That’s an admission that has some of the troops over at the networks a bit upset. While it is not uncommon for them to share video with a rival once in a while out of courtesy, they said, this takes things farther than they’re comfortable with.
“This is about the downfall of the Tiffany Network and the downfall of ABC, both of which had famous news divisions in the past,” said one ABC producer. “We would have never thought of doing something like this. We were too proud of ourselves and too proud of what we did, and there was a kind of snobbery-we’ve got better stuff than anybody else, so why would we want to share it … This denigrates the uniqueness of our product.”
But Mr. Heyward, the CBS president, questioned just how unique the product is when it comes to breaking news.
“You see the same pictures on a lot of channels now,” he said. “Footage of breaking news has become a commodity. It is essential. You’re much more likely to be burned by not having the pictures of the day than you are to be rewarded for having them. The audience expects you to have them. You’re going to be judged on how you turn the raw material into a finished product.”
He said any fears that this will lead to a total collaboration by the three partners should be allayed by a clause dictating that the agreement is null and void in the city where a story breaks-so local news channels will still aggressively compete for scoops.
The deal has been in the works for a year and should take effect in February, he said.
NBC was apparently not included because it is already leading the pack and has in MSNBC its own 24-hour operation to collaborate with. NBC representatives have repeatedly called that decision “curious,” while the partners have said if NBC is interested in joining up, it should approach them.
Under the terms, the news service will be run out of the CBS broadcast center on West 57th Street. Fox News will control the purse strings, and ABC will name an executive to run the service. If one network claims a piece of video is “exclusive,” and the others disagree, Mr. Heyward, Mr. Westin and Roger Ailes, chief executive of the Fox News Channel, will get on the phone to hash it out.
Officials at the two rival networks predict that the organizational chart is fraught with peril.
People in the Internet news world see the collaboration as another signal that their time is going to come.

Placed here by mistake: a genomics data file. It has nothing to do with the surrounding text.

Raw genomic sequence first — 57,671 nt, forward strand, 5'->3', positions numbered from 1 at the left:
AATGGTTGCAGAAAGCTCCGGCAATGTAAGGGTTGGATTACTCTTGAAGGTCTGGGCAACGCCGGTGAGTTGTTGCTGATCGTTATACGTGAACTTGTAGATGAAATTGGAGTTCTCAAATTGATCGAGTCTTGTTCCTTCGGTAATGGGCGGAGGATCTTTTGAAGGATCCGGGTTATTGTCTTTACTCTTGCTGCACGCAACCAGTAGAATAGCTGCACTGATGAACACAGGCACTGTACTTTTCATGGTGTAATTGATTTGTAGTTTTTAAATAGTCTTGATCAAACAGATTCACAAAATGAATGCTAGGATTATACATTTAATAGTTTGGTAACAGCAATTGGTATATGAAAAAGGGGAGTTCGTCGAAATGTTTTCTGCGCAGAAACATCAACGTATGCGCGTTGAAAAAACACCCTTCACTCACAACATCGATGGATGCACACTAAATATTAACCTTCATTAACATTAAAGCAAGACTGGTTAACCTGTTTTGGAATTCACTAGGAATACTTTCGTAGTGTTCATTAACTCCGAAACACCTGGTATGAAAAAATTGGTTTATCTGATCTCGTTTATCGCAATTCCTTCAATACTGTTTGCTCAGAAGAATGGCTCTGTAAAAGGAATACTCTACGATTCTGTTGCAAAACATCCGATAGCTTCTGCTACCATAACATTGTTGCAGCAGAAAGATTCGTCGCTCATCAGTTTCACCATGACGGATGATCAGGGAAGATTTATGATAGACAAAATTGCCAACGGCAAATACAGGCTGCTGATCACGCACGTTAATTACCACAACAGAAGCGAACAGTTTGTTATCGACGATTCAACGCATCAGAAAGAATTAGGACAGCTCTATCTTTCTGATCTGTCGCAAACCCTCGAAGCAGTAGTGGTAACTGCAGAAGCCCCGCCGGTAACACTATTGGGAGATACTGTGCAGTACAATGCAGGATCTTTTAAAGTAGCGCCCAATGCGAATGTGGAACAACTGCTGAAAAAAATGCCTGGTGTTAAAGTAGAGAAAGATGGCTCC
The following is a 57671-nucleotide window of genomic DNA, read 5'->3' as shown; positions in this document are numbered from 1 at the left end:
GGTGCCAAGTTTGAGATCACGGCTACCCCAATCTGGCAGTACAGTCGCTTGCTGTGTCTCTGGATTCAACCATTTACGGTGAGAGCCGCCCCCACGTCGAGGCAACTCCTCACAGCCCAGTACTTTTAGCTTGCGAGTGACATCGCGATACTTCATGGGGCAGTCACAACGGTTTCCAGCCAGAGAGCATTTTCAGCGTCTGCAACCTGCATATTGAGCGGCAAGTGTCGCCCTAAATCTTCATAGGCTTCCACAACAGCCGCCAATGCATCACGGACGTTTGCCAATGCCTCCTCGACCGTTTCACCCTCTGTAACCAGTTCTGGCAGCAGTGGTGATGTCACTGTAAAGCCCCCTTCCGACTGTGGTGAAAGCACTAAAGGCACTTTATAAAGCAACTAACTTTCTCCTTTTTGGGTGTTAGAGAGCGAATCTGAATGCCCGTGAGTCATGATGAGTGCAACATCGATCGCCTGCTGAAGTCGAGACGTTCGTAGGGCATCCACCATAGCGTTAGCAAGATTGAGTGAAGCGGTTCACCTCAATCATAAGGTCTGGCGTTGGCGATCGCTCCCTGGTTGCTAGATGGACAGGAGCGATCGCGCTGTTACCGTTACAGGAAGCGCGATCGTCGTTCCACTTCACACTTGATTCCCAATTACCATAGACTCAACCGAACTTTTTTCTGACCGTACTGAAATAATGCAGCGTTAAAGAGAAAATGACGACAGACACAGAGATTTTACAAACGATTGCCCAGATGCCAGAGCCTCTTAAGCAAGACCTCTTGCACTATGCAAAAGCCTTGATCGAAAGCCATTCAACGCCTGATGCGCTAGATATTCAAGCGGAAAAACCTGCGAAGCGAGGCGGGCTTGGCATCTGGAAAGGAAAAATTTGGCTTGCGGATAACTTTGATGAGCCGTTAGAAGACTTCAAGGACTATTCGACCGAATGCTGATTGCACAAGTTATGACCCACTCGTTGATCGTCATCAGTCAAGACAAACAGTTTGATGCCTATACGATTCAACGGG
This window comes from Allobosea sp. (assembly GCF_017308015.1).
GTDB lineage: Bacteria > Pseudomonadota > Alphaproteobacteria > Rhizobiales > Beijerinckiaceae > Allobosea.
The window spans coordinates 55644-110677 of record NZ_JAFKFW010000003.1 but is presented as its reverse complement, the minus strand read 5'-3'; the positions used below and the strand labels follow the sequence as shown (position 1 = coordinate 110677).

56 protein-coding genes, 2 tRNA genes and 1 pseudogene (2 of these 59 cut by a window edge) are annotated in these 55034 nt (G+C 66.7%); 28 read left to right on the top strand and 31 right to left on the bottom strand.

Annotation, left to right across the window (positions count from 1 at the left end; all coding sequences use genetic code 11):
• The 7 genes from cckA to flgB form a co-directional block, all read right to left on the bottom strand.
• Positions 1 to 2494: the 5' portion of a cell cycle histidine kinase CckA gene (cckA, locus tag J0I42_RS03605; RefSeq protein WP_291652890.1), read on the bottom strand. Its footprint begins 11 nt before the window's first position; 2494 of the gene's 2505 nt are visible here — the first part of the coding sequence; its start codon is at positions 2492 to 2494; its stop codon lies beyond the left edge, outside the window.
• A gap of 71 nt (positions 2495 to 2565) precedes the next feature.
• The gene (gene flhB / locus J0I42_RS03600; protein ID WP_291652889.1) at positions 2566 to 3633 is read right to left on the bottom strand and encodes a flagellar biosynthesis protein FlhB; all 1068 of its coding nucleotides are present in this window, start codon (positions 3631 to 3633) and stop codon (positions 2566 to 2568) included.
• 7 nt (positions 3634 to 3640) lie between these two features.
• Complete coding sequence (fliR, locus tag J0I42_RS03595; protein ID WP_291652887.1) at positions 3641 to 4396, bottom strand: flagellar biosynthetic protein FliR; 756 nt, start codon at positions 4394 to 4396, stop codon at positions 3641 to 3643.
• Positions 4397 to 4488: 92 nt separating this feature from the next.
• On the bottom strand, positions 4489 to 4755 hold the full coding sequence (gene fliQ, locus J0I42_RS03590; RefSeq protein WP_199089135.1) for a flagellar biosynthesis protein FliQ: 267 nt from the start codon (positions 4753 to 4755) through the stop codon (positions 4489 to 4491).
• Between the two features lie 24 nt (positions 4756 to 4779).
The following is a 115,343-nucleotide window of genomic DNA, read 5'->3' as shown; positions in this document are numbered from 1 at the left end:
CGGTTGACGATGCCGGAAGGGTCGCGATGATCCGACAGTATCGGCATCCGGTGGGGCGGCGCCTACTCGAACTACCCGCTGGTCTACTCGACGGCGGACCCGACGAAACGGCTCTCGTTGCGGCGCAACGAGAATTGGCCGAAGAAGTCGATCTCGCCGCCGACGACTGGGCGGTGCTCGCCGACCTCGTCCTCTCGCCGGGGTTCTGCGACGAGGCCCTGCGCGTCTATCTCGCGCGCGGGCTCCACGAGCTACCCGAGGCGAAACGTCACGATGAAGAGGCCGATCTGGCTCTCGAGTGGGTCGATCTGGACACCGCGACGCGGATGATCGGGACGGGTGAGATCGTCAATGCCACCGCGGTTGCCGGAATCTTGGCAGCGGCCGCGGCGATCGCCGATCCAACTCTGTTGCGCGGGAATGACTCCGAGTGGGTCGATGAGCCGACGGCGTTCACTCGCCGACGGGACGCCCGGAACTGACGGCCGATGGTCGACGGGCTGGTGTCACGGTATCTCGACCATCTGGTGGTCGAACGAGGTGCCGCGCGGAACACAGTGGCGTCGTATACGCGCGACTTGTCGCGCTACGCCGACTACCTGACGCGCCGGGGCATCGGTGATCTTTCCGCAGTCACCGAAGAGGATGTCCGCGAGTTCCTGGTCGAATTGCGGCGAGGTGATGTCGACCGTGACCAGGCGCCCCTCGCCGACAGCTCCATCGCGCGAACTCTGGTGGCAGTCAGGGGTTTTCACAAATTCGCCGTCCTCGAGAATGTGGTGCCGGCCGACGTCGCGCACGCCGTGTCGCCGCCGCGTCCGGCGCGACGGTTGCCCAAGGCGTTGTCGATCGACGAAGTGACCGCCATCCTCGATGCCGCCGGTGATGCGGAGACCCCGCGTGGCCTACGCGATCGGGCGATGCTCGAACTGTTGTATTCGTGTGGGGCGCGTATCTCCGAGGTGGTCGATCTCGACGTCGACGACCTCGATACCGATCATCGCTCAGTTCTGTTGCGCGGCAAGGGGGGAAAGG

“These guys are all fighting over crumbs on the table,” said Steve Rosenbaum, chief executive of a Cameraplanet.com, an Internet site that will launch in March featuring home-made, digital video of news events and features. “There’s not a marketplace for the amount of news that’s on television, for the amount of follow-me news that looks the same. The Internet is about to break wide open people’s access to images, and this is just further consolidation to try and shore up the edges of a big franchise.”
Today, get your news the old-fashioned way, from Mr. Jennings on World News Tonight . [WABC, 7, 6:30 P.M.]
Thursday, Jan. 6
Tonight marks the second night of the return of Greed , the treacherous Fox game show and evil twin of ABC’s Who Wants to Be a Millionaire . We’re big fans over here. We especially like the “Terminator” feature, during which host Chuck Woolery gives a player the option to go up against a teammate in a one-question quiz-off for all of the teammate’s money. It also gives the five teammates a chance to give their team leader-who signs off on answers before they are submitted-the boot if they don’t like him or her. It’s all so deliciously dastardly! NYTV asked co-executive producer Bob Boden whose sick mind came up with these nasty features. He said basically that Fox asked the Greed team at Dick Clark Productions to make it edgy, so he and his writers came up with the Terminator Round. “We originally called it the ‘Eliminator.’ At one point it was the ‘Annihilator.’ Then we settled on the ‘Terminator,'” he said. “We wanted to come up with an acceptable way for teammates to challenge each other, since they did not know each other coming in to the game.”
Who could argue with that? Mr. Boden would not say whether he thought his game was better than Millionaire -which his game show is copying-but he did assess the key differences like this: “I think the dynamics of our team play reflect the human spirit-both its positives and its negatives,” he said. [WNYW, 5, 9 P.M.]